Tips and tricks
Clone this wiki locally
NSLogger tips and tricks
Filters allow you to match entries containing text that matches regular expressions. For this, your filter must use the
matches clause and you should bracket your regex with
.* on both sides of the text, like in the example below.
When debugging software, one frequently needs to set marks in the log at various points to identify action sections (for example, place a mark in the log before pushing a button, to visualize the logs generated by the button action). To this end, NSLogger allows you to add a mark at the end of the log. Select
Add Mark (Cmd-M) in the action menu at bottom of the window to quickly add a time-stamped mark. Use
Add Mark With Title (shift-Cmd-M) to customize the title that will appear in the log window.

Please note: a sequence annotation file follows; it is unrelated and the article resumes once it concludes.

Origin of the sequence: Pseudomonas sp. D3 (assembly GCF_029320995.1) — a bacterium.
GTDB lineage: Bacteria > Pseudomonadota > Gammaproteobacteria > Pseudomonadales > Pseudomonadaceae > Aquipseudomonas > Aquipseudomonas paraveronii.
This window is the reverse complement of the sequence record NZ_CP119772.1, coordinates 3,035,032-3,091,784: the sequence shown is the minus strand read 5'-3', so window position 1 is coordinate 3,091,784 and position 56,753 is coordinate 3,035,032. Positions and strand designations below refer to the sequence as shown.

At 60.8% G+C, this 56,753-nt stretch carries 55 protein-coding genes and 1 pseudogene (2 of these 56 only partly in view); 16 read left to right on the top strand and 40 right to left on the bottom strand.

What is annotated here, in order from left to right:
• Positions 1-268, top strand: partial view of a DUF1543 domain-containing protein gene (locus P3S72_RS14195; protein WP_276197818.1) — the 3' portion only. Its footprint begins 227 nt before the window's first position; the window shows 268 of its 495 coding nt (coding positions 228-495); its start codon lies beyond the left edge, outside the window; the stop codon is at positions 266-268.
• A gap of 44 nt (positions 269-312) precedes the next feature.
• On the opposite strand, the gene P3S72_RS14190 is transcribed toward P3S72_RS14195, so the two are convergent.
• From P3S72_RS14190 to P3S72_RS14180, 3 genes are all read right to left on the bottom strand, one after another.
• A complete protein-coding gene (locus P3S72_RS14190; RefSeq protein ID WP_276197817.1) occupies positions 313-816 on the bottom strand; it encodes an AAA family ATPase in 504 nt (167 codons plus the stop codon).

XCode 4 Integration
To have NSLogger getting started too when your app gets started just enter ‘Edit Scheme’ and add a ‘Run Script’ to the ‘Pre-Actions’ of ‘Run’. The script to run should look like this:
open -g -a NSLogger
If you want to start not only for specific projects you may want to have a look at the very powerful ‘Behaviours’.
Working in a team with multiple loggers
When working in a team you need to take care that logs would be transmitted only to your machine. To set everything up:
to the ‘Preprocessor Macros’ in the project’s build settings. Make sure to add it only for debug mode. It creates a constant
LOGGER_TARGETthat contains your current (short) username.
- Add these lines in
#ifdef LOGGER_TARGET LoggerSetupBonjour(NULL, NULL, (CFStringRef)LOGGER_TARGET); #endif
This configures the default logger to send messages to bonjour service named
- In the NSLogger application preferences set bonjour service name to your current username.